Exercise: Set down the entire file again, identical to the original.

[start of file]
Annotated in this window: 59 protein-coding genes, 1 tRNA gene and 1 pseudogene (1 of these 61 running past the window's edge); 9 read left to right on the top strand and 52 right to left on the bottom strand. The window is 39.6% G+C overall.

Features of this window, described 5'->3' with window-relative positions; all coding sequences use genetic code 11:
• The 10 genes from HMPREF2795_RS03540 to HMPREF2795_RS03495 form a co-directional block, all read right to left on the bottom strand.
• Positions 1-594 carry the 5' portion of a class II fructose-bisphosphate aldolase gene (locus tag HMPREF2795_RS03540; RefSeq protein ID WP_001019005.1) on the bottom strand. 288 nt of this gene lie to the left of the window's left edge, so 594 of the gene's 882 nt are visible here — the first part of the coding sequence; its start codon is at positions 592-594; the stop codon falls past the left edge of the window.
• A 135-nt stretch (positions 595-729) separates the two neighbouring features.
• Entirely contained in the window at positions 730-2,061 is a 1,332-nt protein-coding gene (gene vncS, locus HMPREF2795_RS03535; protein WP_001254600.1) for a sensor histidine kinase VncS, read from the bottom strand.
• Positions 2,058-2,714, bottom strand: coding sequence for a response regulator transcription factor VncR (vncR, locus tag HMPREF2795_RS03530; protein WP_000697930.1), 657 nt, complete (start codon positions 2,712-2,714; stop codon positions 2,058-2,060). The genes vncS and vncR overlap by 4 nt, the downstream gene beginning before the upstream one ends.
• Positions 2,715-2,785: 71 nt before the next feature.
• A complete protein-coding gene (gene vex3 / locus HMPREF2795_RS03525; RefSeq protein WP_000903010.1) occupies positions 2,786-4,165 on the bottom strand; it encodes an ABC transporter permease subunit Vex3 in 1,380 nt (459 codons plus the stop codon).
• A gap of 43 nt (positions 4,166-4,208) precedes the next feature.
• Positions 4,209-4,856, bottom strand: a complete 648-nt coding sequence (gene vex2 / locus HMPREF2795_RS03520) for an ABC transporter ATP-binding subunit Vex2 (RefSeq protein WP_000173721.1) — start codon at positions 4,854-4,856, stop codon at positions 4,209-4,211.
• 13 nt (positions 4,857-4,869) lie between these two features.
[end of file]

Annotated in this window: 59 protein-coding genes, 1 tRNA gene and 1 pseudogene (1 of these 61 running past the window's edge); 9 read left to right on the top strand and 52 right to left on the bottom strand. The window is 39.6% G+C overall.

Features of this window, described 5'->3' with window-relative positions; all coding sequences use genetic code 11:
• The 10 genes from HMPREF2795_RS03540 to HMPREF2795_RS03495 form a co-directional block, all read right to left on the bottom strand.
• Positions 1-594 carry the 5' portion of a class II fructose-bisphosphate aldolase gene (locus tag HMPREF2795_RS03540; RefSeq protein ID WP_001019005.1) on the bottom strand. 288 nt of this gene lie to the left of the window's left edge, so 594 of the gene's 882 nt are visible here — the first part of the coding sequence; its start codon is at positions 592-594; the stop codon falls past the left edge of the window.
• A 135-nt stretch (positions 595-729) separates the two neighbouring features.
• Entirely contained in the window at positions 730-2,061 is a 1,332-nt protein-coding gene (gene vncS, locus HMPREF2795_RS03535; protein WP_001254600.1) for a sensor histidine kinase VncS, read from the bottom strand.
• Positions 2,058-2,714, bottom strand: coding sequence for a response regulator transcription factor VncR (vncR, locus tag HMPREF2795_RS03530; protein WP_000697930.1), 657 nt, complete (start codon positions 2,712-2,714; stop codon positions 2,058-2,060). The genes vncS and vncR overlap by 4 nt, the downstream gene beginning before the upstream one ends.
• Positions 2,715-2,785: 71 nt before the next feature.
• A complete protein-coding gene (gene vex3 / locus HMPREF2795_RS03525; RefSeq protein WP_000903010.1) occupies positions 2,786-4,165 on the bottom strand; it encodes an ABC transporter permease subunit Vex3 in 1,380 nt (459 codons plus the stop codon).
• A gap of 43 nt (positions 4,166-4,208) precedes the next feature.
• Positions 4,209-4,856, bottom strand: a complete 648-nt coding sequence (gene vex2 / locus HMPREF2795_RS03520) for an ABC transporter ATP-binding subunit Vex2 (RefSeq protein WP_000173721.1) — start codon at positions 4,854-4,856, stop codon at positions 4,209-4,211.
• 13 nt (positions 4,857-4,869) lie between these two features.